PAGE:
CD Review: Young Guns – ‘Bones’

If every release came with a disclaimer, there would be some pretty ridiculous messages. NWA records would claim that they “may cause listeners to think they are more ‘ghetto’ than […]

If every release came with a disclaimer, there would be some pretty ridiculous messages. NWA records would claim that they “may cause listeners to think they are more ‘ghetto’ than they actually are”. AC/DC would announce “adult men dressing as schoolboys is not socially acceptable”. In fact, we would very much like to see Metallica album covers displaying the message “headbanging can cause injury and it will stunt for growth”… just because it’d be funny as frick. Young Guns’ new album ‘Bones’ would arrive with the message “Warning. Upon hearing this album, listeners may hum its contents repeatedly for at least one month.” Seriously catchy and instantly recognisable, this album is a pop-punk explosion.

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Excelling at what they do, the UK-based underdogs have rocketed to success in the past three years, since the release of their first EP ‘Mirrors’ and debut album ‘All Our Kings Are Dead’ which awoke the band’s now explosive career: the new release retains a lot of the raw energy and innovation present on the EP, alongside a load of the accessible hooks that dominated the album – the group use these elements to form a foundation on which to build upon. In terms of structure, the record is almost like a road trip; a journey through style, sound and genre as the band demonstrate their versatility. The vocals are hugely prominent, and excitingly fresh; they are interwoven with precision riffs and thunderous beats to create an immense sound. Indeed, the Guns’ stadium rock influences are great and many (open for interpretation, of course), and various sections elaborate on their idols work with their own added finesse.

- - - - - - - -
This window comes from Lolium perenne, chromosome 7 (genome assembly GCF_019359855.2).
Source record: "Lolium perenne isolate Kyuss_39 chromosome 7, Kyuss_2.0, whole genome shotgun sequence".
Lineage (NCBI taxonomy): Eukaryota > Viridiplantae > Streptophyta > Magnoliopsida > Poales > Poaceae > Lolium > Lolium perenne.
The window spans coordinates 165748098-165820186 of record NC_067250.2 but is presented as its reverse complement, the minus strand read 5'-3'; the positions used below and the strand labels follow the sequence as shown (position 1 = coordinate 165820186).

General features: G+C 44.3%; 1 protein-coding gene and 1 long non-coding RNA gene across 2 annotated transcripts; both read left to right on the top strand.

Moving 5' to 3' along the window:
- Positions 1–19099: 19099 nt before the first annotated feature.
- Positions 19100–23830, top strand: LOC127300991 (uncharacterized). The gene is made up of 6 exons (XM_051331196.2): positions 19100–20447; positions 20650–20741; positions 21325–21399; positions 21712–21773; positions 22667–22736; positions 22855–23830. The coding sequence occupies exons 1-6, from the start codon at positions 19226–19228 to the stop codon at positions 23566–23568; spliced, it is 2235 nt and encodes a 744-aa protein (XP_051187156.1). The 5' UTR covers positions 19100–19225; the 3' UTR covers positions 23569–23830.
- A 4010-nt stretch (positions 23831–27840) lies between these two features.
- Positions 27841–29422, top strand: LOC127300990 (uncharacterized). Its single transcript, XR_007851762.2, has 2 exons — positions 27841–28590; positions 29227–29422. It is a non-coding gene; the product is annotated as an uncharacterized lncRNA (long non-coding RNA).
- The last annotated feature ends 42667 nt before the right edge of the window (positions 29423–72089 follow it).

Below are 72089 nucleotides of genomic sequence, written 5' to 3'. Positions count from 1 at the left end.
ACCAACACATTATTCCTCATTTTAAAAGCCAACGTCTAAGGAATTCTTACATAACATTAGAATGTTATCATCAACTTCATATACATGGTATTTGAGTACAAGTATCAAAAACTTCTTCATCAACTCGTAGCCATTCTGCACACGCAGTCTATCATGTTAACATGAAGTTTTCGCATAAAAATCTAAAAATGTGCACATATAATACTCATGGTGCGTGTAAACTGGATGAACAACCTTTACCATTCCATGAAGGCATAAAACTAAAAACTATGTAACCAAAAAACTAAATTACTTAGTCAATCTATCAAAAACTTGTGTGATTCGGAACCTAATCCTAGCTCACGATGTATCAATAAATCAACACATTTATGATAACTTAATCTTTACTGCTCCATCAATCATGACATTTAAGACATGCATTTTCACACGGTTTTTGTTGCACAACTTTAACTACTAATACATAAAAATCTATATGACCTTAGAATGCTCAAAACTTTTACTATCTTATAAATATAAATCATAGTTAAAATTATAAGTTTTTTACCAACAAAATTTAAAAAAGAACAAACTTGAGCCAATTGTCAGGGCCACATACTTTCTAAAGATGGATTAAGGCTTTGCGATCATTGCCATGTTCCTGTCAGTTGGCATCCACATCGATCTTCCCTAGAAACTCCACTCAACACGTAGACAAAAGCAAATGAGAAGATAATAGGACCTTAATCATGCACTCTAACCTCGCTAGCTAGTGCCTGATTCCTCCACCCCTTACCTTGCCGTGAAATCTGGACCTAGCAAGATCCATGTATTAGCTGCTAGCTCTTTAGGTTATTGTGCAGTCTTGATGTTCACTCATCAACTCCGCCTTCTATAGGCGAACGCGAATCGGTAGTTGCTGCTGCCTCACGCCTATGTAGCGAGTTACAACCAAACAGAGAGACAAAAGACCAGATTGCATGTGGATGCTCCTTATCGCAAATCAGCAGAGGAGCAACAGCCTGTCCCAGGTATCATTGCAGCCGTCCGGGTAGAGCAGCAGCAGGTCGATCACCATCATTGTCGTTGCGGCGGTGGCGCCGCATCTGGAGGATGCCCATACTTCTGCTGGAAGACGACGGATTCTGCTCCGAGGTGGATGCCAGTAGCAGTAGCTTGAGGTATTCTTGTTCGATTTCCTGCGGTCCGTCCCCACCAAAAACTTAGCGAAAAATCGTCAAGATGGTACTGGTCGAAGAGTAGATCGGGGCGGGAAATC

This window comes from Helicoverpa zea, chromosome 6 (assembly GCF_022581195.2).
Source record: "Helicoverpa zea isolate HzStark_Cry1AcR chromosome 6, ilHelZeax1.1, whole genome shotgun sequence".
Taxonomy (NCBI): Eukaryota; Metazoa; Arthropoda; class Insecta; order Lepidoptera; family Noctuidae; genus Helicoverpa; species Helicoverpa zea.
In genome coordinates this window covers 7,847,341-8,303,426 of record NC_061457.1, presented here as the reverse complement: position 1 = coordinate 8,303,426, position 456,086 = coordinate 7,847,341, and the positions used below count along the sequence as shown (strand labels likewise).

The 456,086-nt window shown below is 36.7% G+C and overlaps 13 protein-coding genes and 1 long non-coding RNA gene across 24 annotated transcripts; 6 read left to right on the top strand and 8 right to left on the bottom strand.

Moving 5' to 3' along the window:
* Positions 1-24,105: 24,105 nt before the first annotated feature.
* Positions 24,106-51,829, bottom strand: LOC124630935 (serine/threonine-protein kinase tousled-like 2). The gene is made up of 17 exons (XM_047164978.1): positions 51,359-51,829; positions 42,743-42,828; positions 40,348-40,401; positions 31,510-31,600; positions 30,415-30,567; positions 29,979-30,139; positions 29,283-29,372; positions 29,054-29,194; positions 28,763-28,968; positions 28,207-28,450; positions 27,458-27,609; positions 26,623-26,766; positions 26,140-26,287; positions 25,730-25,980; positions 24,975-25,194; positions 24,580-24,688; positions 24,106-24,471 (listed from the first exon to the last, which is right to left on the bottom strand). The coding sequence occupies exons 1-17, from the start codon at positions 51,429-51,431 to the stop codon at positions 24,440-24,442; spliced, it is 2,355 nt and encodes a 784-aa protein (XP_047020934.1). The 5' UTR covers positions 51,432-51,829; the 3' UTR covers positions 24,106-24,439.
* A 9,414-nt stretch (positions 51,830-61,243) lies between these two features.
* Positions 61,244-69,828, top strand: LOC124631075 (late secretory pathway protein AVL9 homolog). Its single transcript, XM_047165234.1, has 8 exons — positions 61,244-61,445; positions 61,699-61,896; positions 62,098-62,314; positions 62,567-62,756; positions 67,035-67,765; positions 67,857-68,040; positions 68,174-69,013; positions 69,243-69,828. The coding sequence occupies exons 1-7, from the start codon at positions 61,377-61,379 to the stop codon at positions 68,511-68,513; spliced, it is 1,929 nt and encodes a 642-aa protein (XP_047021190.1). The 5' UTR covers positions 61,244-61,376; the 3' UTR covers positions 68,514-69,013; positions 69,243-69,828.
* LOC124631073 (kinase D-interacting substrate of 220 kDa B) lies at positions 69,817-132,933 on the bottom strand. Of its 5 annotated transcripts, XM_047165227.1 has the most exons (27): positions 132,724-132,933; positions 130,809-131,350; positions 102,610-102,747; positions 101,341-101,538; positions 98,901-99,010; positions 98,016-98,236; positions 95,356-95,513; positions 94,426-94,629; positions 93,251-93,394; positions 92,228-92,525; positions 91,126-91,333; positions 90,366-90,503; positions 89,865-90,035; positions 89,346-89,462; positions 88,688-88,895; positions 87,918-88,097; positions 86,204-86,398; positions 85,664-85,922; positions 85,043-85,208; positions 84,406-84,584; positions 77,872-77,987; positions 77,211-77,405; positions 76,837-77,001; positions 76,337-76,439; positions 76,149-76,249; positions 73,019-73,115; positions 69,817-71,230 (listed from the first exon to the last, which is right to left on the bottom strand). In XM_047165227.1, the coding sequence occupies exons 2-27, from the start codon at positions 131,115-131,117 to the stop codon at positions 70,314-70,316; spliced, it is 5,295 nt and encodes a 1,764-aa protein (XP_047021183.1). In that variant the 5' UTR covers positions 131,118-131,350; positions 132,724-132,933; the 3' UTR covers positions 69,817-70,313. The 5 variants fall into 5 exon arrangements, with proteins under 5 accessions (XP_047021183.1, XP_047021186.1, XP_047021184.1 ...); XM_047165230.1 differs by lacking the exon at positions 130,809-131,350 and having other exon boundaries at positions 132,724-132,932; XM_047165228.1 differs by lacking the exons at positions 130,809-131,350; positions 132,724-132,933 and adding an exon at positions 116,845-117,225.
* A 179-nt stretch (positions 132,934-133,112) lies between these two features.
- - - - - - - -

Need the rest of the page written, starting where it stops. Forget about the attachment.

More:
The overall style varies from gentle melody to blistering noise in seconds, and the impact is like a sledgehammer to the head when the songs come to an often epic climaxes. The high points of the album are numerous, and not limited to the all encompassing fury of ‘Dearly Departed’, with its stark lyrics and monstrous chorus, the beast of an anthem that is ‘Brothers In Arms’, the blistering introduction ‘I Was Born, I have Lived, I Will Surely Die’, (which kicks in with a style reminiscent of pop-punk legends Home Grown), and the astoundingly beautiful Interlude midway through the album really sets the band apart from countless others currently wading through the UK rock scene. Just remember that warning we gave…

 

rating-4

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